"Yes," I offer after a moment, "here, in Colombia."
"No," he says. "Aquí, en este lugar, en este negocio, en este tierra, en que estamos en este momento!"
(Here, in this place, in this business, in this land where we are in this moment!)
"Si," I say, moved by his enthusiasm. "Aquí hay magia, se puede sentir."
(There's magic here, you can feel it.)
At this, he looks at me meaningfully.
"Si," he says. "That is the correct word. The precise word. For I am an artist, a declarador, a man of language, of poesía. The precise word, it is very important."
He elaborates on how vital it is to be presente to life; that it's the only way to live, in the here and now; and how the past and the future are gray but the leaves of the tree are always green because it is ALIVE, en este momento.
As he enunciates, I feel myself relaxing, my heart opening to this poet who initially struck me as a maybe-not-to-be-trusted salesman.
I gesture around at the invisible music, and ask if he dances the tango.
Not really, he says, but he is learning for an event in town later this month.
"That's great," I say. "Bruce and I want to learn salsa and tango while we're here."
At this, another meaningful look. "Pues," he says. "Ven."
"What?" I say, as he pushes his chair back and stands up.
"Come," he declares. "As you agree, the time is now!"
Amused and curious and unable to refuse, we follow him through his immaculate house...
And out to the back patio, where his wife is waiting to resume their tango practice.
When she sees us, her mouth drops in surprise.
He claps his hands and announces: "Tenemos público!"
("We have an audience!")
Bruce and I take the proffered seats.
Husband and wife take their positions at a distance from one another.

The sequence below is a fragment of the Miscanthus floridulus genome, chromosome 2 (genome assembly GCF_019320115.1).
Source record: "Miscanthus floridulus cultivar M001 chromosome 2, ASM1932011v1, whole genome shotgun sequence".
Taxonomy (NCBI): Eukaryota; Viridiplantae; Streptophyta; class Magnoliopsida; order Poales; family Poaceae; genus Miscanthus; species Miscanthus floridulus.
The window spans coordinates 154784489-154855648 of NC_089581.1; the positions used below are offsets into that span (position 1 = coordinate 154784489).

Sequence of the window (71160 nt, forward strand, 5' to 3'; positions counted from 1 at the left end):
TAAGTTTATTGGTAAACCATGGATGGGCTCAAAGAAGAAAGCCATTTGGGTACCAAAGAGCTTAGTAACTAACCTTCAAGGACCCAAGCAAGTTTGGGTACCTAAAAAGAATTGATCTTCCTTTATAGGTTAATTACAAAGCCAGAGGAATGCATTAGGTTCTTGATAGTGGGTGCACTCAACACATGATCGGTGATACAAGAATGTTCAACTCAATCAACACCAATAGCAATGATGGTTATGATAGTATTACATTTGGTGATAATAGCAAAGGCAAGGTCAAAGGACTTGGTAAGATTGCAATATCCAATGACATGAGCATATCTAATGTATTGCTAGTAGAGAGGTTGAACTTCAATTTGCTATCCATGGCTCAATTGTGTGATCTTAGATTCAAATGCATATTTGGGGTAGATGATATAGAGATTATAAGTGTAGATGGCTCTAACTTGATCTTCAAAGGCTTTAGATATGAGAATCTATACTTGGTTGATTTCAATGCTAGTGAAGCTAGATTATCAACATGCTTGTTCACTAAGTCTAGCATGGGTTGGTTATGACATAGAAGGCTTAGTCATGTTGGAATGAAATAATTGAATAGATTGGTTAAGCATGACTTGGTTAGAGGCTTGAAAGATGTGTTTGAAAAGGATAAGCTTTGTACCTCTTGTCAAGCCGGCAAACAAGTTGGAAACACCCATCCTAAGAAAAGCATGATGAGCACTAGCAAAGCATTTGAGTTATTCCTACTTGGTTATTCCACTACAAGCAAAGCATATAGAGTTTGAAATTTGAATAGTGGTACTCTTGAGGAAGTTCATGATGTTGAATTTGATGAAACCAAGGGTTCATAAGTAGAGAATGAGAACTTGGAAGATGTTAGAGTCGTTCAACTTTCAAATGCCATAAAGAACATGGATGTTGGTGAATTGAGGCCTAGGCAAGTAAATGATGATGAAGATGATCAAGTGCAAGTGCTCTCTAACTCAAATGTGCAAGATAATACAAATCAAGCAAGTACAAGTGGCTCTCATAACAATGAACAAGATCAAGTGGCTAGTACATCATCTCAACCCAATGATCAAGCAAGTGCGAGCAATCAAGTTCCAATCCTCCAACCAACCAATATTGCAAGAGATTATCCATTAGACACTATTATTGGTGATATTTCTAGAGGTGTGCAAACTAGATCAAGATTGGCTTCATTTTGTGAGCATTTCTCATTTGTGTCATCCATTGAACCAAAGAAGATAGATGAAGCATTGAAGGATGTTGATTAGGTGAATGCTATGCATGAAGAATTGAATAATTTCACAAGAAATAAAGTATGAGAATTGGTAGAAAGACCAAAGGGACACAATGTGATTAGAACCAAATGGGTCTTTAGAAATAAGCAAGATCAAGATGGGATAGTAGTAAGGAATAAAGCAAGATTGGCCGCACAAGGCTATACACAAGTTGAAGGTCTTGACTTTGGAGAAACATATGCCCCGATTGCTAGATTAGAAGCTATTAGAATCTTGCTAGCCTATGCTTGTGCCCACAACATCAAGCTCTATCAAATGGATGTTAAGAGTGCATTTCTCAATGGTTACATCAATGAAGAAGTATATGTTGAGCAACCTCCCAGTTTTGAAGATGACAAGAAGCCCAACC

And the moment the music starts -- the juice man is transformed.
In an instant, he no longer looks like a thinning 60-year-old poet with a mustache who makes fruit juice by the side of the road.
Rather, he seems to grow in height and vitality, into the very epitome of seduction, poise, and masculinity.
As they dance, I sit clapping and swaying to the music with a huge, stupid grin on my face.
I laugh with them as they endearingly stop-and-re-start the song three times to get it right.
I watch as his wife -- a woman who is easily in her 50's -- holds her husband's hands and twists her joined knees from side to side while descending, until she is entirely crouched on the ground...
... From which she rises smoothly up to standing, as though it isnothing.
As though her knees are those of a teenager, I think in amazement, my own knees whimpering their protest.
When they finish, the wife is laughing in faux-embarrassment and I am exclaiming:
"Brillante! Meravilloso! Qué regalo nos han dado!"
(Brilliant! Marvelous! What a gift you've given us!)
And although I fail terrifically when the juice man asks ME to dance...
And although Bruce fails terrifically when the wife asks HIM to dance...
Their spell has been cast -- our organisms, gifted.
And this present-moment-magic follows us, through rolling green hills, for the rest of the day.